Salting Mihrab

Mihrab
ca. 1300 (made)
Image of Gallery in South Kensington
On display at V&A South Kensington
Islamic Middle East, Room 42, The Jameel Gallery
Artist/Maker
Place Of Origin

This moulded tile is a tomb marker. Important tombs were often covered by large markers made of stone, wood, or tile, as here. The arched design is a miniature representation of the mihrab, the niche in a mosque that marks the direction of Mecca.

The mihrab design showed that the deceased was buried in accordance with Islamic law, oriented towards the Ka'bah in Mecca. The framing inscription in blue on this tile contains the 112th surah, or chapter, of the Qur'an. It is called ‘al-Ikhlas’ (Purity of Faith).


object details
Categories
Object Type
Materials and Techniques
Moulded fritware with colour in and lustre over the glaze
Brief Description
Single-tile tomb-marker in the form of a mihrab, Iran (probably Kashan), about 1300.
Physical Description
Single-tile mihrab, fritware with overglaze decoration in lustre and cobalt blue, with inscription running along border and a hanging lamp inside the niche.
Dimensions
  • Height: 62cm
  • Width: 42cm
Styles
Marks and Inscriptions
  • Qur'an surah 112 (along outer border)
  • Qur'an 2:255 (inside arch)
Gallery Label
  • Jameel Gallery Single-tile Tomb-marker Iran, probably Kashan About 1300 This tile is a representation in miniature of the mihrab, the niche in a mosque that marks the direction of Mecca. The mihrab design showed that the deceased was buried in accordance with Islamic law, oriented towards the Ka'bah in Mecca. The framing inscription in blue contains the 112th surah, or chapter, of the Qur'an, called al-Ikhlas (Purity of Faith). Moulded fritware with colour in and lustre over the glaze Museum no. C.1977-1910. Bequest of George Salting(Jameel Gallery)
  • CENTRE OF A TILE-WORK PRAYER-NICHE Earthenware painted in lustre, blue and green. PERSIAN (KASHAN); middle of 13th century.(Used until 2002)
Credit line
Bequeathed by George Salting
Object history
Throughout the nineteenth century works of art from tombs and other religious buildings were removed and traded on the art market in Iran. Lustre tilework was regarded as of exceptional quality and was particularly attractive to dealers and collectors. As a result, a good deal of it has ended up in museums in Iran and abroad.



This superb tile was bequeathed to the South Kensington Museum (now the V&A) by George Salting on his death in 1909. Salting was one of the most important collectors of the decorative arts in London in the last decades of the nineteenth century, and his acquisition of this tile reflects his interest in Islamic ceramics. His bequest greatly enriched the Museum's collections in this area.





This tile is a pair with another tile in the V&A (1527-1876), though the inscriptions are not identical. The other tile is signed by the artist Ali ibn Ahmad ibn Ali al-Husaini, so this one may be assigned to him as well. Both tiles depict a mosque lamp suspended in a niche, a motif which recalls the Qur'anic "light" verse (surah 24, verse 35): "Allah is the light of the heavens and the earth. The parable of his light is as if there were a niche and within it a lamp, the lamp enclosed in a glass, the glass as it were a brilliant star". This motif was especially popular in Shi'i mosques. The actual inscription on this mihrab tile is also from the Qur'an, from surah 112 along the outer border, and surah 2, verse 255 inside the arch. Both these verses emphasise the supremacy, omnipotence and unity of Allah.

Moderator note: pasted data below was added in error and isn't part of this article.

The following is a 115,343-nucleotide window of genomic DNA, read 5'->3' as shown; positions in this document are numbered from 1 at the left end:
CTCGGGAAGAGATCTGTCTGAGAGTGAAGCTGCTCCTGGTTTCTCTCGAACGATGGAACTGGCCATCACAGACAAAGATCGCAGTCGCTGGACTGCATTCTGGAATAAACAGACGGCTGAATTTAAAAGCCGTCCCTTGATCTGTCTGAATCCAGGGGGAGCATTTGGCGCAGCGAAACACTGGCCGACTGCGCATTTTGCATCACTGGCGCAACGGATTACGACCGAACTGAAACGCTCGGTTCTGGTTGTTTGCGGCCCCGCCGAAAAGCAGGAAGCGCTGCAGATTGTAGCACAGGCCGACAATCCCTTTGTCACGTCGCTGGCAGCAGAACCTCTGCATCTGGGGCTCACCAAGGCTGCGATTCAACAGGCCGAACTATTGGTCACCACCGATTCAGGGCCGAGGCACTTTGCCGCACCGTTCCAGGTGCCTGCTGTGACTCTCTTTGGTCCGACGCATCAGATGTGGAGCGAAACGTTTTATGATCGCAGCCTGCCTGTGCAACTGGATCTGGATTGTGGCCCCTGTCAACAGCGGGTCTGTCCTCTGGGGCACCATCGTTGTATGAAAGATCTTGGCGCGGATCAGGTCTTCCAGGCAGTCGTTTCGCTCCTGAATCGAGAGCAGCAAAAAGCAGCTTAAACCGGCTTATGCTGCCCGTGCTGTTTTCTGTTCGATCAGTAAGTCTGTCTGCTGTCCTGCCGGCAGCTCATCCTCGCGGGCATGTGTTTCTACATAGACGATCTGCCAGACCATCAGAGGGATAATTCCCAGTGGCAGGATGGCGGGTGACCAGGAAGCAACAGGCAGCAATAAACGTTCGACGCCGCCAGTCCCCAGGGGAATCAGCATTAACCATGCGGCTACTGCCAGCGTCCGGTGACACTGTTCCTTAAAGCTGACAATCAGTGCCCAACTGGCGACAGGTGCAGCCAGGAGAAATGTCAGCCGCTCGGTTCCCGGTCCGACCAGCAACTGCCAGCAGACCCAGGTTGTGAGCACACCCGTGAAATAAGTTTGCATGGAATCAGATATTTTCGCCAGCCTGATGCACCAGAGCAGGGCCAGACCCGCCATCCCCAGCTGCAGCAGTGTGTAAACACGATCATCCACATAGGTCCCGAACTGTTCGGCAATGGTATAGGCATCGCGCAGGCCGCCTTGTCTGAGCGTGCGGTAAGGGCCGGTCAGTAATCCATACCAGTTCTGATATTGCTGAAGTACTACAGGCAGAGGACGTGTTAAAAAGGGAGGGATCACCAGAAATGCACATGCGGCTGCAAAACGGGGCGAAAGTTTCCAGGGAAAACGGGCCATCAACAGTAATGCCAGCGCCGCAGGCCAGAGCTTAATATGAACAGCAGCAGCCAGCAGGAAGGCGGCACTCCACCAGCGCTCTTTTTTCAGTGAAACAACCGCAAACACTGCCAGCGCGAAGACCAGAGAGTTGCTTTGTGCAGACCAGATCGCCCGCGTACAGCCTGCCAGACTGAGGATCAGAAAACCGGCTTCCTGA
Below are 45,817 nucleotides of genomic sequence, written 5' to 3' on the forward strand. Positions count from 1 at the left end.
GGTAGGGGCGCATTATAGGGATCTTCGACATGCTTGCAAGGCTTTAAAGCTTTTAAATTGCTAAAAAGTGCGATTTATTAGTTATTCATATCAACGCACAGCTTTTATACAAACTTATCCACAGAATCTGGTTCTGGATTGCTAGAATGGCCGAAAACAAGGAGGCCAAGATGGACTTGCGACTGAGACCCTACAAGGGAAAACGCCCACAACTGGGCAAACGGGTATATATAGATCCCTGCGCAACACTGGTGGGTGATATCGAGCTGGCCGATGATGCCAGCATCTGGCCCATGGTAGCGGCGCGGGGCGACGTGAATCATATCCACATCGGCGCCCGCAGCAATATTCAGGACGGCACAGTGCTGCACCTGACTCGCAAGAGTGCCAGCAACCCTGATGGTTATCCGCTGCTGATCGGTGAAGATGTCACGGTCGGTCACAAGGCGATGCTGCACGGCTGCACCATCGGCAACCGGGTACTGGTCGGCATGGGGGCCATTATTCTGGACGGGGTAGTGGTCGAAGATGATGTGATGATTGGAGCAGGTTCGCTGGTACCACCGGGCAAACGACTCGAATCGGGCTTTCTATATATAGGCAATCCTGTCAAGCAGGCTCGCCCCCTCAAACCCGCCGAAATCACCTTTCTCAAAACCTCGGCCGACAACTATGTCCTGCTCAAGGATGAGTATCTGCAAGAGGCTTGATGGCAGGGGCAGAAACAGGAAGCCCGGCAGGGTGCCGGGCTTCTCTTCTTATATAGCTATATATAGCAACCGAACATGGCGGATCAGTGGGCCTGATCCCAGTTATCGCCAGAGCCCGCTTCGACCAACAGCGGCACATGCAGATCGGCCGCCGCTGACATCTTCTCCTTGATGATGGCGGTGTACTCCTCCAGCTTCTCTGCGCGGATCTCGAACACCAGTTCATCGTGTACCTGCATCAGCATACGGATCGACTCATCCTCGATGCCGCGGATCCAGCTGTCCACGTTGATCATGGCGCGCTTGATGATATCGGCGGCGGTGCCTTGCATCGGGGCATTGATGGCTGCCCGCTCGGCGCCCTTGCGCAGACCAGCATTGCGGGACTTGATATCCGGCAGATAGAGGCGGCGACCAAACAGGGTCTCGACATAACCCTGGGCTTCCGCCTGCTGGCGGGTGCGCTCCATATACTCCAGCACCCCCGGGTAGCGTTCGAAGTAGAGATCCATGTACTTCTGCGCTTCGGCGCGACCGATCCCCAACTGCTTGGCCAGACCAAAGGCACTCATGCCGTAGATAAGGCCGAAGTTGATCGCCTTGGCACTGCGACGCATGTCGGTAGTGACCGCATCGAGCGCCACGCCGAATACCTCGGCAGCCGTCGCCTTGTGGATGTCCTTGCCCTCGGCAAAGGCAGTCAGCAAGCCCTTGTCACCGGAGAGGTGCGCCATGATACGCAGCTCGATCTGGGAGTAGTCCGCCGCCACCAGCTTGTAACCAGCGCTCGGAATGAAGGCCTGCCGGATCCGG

Production
Attributable to Ali ibn Ahmad ibn Ali al-Husaini, who signed the pair to this piece (1527-1876).
Summary
This moulded tile is a tomb marker. Important tombs were often covered by large markers made of stone, wood, or tile, as here. The arched design is a miniature representation of the mihrab, the niche in a mosque that marks the direction of Mecca.



The mihrab design showed that the deceased was buried in accordance with Islamic law, oriented towards the Ka'bah in Mecca. The framing inscription in blue on this tile contains the 112th surah, or chapter, of the Qur'an. It is called ‘al-Ikhlas’ (Purity of Faith).
Associated Object
1527-1876 (Set)
Bibliographic References
  • Oliver Watson, Persian Lustre Ware, London, 1985, pp. 122, 149, 179, colour plate N
  • The Legacy of Genghis Khan: Courtly Art and Culture in Western Asia, 1256-1353. Exhibition catalogue, edited by Linda Komaroff and Stefano Carboni. (New York, Metropolitan Museum of Art; 2002); cat.no.124, fig.151
Collection
Accession Number
C.1977-1910

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record createdSeptember 12, 2002
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